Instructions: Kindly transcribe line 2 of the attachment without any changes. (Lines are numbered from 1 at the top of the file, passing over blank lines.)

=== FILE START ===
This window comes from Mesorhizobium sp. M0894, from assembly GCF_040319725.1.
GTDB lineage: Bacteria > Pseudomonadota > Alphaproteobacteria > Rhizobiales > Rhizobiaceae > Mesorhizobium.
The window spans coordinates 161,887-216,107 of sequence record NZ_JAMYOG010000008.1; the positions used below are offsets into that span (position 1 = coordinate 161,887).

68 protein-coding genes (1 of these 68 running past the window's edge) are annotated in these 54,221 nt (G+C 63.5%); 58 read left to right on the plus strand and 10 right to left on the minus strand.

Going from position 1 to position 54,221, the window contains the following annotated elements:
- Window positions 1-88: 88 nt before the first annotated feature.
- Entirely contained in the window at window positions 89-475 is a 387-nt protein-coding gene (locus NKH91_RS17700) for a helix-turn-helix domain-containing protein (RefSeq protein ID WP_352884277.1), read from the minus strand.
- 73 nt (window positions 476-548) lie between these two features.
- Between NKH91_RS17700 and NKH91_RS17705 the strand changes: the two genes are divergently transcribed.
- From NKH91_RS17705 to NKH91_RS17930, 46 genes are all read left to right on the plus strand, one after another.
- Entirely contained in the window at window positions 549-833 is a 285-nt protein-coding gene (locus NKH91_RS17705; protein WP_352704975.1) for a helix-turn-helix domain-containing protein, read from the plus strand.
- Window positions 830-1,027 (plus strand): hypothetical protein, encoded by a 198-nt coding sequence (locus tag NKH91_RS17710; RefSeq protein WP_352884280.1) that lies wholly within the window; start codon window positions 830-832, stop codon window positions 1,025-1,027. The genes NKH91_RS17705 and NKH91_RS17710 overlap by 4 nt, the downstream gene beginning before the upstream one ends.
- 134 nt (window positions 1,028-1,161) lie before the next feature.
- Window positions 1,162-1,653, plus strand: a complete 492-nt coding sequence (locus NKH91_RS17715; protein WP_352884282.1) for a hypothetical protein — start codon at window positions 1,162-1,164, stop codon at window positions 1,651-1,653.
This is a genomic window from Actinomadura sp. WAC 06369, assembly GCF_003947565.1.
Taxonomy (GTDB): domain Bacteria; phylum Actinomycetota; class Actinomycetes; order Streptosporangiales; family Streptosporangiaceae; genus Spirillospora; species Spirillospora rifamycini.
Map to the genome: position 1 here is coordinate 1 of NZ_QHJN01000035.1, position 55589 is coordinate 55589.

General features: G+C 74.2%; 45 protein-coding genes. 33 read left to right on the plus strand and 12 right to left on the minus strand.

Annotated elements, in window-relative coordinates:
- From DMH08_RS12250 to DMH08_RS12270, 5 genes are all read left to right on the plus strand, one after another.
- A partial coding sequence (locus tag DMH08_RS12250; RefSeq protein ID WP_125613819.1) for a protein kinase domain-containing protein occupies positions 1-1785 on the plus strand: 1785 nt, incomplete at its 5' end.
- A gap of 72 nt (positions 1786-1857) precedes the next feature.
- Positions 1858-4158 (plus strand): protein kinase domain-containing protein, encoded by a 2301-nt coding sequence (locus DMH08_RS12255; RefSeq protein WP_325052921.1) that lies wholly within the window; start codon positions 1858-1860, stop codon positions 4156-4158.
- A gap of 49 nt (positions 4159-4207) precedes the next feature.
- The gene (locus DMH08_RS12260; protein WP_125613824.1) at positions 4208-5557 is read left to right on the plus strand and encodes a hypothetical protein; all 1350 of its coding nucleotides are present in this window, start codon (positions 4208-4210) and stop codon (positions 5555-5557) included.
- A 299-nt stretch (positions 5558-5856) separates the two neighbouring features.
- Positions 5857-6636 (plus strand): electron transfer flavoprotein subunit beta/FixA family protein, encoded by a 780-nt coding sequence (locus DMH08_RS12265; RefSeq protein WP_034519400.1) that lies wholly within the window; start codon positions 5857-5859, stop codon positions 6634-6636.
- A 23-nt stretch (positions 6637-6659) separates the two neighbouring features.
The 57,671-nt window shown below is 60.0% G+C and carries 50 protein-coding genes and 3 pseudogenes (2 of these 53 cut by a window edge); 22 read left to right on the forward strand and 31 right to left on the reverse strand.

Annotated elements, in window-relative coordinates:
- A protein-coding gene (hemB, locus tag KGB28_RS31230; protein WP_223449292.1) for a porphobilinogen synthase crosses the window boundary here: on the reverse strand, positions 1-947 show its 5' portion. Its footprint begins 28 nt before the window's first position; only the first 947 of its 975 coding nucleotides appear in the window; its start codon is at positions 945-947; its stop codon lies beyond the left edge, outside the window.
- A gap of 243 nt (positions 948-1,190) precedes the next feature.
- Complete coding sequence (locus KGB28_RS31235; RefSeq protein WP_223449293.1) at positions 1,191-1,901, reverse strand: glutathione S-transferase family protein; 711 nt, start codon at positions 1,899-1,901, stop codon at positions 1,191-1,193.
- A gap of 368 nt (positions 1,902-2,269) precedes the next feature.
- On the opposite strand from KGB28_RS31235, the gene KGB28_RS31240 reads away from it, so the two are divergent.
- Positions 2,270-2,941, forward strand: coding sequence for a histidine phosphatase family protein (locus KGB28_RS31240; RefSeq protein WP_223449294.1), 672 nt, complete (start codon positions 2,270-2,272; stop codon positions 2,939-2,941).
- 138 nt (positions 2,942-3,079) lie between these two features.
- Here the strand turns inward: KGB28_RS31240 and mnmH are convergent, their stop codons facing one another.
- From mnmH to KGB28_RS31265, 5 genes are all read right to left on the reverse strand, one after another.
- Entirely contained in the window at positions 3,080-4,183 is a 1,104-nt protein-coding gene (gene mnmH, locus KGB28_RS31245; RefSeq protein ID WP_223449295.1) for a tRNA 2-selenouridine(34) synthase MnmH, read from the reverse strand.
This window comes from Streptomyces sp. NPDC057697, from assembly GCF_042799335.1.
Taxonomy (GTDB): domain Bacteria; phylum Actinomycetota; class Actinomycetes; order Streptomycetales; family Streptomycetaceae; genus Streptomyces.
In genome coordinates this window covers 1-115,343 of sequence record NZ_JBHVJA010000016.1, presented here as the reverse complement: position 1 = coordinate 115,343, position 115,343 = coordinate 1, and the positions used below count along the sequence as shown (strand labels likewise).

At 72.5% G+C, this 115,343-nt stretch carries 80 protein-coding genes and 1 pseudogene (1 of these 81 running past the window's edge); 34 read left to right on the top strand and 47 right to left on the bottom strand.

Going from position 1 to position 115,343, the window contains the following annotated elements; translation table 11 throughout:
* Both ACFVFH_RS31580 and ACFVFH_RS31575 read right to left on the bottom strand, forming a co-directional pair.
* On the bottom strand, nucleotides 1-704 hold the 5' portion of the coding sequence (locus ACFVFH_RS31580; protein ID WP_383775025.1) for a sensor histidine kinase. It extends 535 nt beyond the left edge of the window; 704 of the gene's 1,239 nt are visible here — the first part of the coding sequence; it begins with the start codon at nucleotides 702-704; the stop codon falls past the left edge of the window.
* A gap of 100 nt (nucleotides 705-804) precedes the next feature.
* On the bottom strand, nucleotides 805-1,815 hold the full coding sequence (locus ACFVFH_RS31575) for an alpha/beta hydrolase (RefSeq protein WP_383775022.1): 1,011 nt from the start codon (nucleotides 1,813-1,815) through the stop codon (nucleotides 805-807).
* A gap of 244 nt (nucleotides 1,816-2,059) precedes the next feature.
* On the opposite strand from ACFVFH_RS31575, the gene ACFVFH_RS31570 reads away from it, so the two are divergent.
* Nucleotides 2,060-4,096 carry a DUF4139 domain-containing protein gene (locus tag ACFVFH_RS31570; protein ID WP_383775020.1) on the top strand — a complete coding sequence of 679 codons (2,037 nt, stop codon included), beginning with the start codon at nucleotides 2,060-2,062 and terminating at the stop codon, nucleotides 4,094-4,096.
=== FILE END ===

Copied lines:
GTDB lineage: Bacteria > Pseudomonadota > Alphaproteobacteria > Rhizobiales > Rhizobiaceae > Mesorhizobium.